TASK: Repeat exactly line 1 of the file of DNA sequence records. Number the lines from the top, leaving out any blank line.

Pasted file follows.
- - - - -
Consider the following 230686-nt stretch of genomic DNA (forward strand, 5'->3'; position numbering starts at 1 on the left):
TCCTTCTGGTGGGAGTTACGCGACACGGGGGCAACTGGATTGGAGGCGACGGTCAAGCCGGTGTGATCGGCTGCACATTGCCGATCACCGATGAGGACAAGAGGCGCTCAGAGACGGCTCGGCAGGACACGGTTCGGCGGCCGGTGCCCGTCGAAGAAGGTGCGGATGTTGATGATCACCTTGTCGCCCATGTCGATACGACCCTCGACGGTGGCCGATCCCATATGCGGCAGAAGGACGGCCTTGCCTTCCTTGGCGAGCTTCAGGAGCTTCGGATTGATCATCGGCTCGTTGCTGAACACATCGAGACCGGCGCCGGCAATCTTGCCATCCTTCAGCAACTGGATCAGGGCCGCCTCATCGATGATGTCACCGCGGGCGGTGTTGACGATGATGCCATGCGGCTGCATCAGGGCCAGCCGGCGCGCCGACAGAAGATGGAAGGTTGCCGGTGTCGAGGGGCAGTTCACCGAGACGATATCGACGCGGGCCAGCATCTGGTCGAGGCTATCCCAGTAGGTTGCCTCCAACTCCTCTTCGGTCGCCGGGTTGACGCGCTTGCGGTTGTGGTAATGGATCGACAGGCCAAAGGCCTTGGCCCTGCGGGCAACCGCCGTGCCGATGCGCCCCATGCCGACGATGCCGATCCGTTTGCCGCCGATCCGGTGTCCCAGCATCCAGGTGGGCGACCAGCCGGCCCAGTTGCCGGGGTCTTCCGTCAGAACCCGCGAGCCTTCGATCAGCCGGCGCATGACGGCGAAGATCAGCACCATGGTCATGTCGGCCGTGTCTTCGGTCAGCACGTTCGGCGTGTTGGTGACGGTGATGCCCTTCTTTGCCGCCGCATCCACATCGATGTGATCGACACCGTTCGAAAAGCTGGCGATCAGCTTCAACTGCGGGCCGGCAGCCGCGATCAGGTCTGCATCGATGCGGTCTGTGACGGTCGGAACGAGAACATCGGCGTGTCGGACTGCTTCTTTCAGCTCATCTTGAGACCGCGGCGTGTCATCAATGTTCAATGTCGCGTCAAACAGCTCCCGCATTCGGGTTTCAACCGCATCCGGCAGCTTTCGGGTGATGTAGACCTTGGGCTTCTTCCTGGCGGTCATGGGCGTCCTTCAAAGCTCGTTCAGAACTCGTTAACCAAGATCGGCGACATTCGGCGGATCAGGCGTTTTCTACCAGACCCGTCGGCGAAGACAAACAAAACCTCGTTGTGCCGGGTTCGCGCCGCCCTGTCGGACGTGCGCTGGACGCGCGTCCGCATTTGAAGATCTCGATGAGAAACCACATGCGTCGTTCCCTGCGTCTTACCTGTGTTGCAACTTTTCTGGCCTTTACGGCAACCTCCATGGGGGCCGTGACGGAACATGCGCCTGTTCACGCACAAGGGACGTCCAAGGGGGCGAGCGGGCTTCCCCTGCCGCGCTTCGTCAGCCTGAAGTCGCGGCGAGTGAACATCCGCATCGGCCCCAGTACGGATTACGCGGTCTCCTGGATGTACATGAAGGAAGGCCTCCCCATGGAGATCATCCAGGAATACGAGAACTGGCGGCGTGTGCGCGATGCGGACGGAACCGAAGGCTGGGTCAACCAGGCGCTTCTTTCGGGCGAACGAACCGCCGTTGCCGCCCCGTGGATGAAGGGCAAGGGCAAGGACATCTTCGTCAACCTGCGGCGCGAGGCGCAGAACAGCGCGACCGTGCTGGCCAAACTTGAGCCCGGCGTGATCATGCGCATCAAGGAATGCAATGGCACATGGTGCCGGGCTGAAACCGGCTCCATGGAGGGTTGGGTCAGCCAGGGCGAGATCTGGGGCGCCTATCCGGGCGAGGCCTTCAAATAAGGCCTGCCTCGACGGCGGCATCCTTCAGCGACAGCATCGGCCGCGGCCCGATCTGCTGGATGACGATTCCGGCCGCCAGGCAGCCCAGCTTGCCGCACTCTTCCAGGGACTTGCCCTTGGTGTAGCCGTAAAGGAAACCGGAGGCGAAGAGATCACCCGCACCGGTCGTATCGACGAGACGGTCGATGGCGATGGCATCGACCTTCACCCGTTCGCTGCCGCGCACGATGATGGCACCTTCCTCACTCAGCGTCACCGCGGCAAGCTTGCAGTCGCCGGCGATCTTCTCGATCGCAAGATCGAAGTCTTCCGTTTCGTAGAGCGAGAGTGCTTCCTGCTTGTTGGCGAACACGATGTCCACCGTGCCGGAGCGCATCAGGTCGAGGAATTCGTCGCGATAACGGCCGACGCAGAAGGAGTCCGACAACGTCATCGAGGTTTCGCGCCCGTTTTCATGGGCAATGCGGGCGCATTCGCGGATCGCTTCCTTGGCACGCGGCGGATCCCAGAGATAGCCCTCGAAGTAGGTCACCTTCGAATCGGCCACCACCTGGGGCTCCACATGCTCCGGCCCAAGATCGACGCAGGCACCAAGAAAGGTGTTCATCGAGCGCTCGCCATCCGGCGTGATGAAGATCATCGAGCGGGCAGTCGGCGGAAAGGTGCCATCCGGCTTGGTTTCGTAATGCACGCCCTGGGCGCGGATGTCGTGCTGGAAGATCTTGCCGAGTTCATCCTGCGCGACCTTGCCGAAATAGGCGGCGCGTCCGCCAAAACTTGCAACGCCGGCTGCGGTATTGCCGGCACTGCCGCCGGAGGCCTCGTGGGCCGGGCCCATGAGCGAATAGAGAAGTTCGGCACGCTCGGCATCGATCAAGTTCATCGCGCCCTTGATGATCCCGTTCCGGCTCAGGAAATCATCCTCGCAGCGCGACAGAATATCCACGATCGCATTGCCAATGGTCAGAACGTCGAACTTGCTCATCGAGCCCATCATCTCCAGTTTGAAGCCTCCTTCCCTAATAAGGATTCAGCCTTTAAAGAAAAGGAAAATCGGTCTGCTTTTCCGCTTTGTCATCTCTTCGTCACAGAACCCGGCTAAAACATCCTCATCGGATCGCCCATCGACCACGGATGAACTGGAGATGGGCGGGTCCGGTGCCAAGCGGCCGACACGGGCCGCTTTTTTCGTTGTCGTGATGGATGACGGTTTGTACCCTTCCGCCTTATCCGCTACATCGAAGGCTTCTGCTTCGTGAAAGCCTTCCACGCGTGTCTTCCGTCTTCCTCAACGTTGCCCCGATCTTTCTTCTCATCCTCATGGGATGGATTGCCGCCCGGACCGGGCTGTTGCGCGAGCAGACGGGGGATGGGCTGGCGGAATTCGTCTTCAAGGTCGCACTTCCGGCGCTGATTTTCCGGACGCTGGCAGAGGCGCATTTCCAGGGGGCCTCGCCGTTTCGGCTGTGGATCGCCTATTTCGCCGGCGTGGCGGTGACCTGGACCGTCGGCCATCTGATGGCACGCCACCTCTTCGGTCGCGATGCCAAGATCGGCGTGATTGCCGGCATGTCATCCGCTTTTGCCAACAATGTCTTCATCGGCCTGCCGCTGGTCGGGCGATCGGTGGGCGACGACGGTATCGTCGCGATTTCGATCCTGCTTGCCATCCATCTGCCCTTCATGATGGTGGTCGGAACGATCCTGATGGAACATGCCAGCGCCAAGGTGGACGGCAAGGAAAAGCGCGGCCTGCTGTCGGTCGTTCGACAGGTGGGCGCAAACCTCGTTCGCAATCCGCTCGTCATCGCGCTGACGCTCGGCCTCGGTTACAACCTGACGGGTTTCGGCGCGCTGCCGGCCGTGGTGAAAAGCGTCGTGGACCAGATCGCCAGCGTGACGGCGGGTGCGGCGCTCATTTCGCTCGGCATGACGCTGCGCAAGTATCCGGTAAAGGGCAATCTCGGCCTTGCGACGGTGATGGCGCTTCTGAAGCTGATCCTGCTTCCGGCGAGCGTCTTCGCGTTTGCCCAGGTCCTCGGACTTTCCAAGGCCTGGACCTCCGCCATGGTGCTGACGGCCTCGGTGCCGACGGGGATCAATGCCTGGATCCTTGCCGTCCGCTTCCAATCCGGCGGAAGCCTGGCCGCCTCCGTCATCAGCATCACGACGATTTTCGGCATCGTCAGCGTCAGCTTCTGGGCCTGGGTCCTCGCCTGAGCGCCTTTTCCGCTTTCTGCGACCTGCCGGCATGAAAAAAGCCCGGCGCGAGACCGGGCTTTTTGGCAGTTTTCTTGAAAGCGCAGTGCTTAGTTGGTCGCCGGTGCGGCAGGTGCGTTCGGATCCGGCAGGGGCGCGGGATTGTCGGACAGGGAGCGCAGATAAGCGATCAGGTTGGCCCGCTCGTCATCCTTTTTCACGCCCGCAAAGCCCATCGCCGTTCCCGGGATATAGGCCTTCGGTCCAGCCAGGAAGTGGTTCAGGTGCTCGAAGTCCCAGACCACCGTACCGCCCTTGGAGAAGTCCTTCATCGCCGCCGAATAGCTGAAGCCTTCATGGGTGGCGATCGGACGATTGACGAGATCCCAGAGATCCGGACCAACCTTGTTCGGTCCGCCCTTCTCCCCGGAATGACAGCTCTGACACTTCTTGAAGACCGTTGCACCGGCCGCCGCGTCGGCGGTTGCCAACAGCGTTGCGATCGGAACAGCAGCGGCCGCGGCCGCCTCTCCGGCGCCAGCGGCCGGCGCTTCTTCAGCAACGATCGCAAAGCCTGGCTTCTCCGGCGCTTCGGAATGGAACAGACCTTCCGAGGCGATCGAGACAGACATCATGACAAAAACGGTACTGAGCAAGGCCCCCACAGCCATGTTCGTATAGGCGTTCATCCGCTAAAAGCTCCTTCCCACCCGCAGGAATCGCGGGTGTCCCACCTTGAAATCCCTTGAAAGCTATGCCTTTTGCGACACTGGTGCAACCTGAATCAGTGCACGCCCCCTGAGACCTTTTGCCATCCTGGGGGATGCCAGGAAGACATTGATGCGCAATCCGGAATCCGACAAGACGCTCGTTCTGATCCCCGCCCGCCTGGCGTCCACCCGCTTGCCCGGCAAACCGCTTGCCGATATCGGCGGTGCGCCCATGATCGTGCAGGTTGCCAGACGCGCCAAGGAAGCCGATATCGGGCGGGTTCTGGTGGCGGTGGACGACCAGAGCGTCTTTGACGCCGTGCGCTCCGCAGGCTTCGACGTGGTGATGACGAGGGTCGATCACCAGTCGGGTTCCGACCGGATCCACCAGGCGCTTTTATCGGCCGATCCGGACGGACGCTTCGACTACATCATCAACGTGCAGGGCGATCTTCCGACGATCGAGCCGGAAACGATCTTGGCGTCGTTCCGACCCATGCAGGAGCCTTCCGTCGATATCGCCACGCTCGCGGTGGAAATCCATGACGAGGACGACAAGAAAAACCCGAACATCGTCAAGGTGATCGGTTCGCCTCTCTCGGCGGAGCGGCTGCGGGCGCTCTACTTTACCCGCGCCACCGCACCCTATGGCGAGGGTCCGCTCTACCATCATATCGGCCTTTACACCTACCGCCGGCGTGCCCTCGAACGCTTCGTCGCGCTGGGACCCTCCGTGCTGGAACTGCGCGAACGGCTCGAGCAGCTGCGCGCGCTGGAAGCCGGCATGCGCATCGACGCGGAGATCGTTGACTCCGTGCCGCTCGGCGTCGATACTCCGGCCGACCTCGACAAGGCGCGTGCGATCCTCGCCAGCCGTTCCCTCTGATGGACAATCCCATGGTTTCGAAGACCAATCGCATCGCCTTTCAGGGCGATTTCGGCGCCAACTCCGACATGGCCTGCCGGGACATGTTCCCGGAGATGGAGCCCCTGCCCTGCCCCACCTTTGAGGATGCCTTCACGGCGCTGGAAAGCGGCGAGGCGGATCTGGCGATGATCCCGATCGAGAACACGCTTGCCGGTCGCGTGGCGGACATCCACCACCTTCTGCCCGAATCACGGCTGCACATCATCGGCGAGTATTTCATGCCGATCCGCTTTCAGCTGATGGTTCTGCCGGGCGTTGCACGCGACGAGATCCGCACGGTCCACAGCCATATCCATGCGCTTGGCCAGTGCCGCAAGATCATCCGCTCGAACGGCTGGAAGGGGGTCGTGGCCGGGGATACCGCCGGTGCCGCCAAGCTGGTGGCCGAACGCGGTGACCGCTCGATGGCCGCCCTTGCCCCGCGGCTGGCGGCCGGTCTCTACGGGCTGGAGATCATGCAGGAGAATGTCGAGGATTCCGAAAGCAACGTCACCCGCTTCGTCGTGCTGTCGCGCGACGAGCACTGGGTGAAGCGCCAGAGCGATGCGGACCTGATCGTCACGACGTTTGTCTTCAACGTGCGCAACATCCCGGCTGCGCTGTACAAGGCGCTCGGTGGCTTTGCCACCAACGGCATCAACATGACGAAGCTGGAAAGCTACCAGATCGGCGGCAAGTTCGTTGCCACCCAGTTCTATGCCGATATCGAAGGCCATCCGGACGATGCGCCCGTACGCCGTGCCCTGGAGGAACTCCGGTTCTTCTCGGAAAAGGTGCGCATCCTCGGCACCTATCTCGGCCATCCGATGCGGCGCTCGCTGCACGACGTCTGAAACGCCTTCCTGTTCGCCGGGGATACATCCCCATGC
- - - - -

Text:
Consider the following 230686-nt stretch of genomic DNA (forward strand, 5'->3'; position numbering starts at 1 on the left):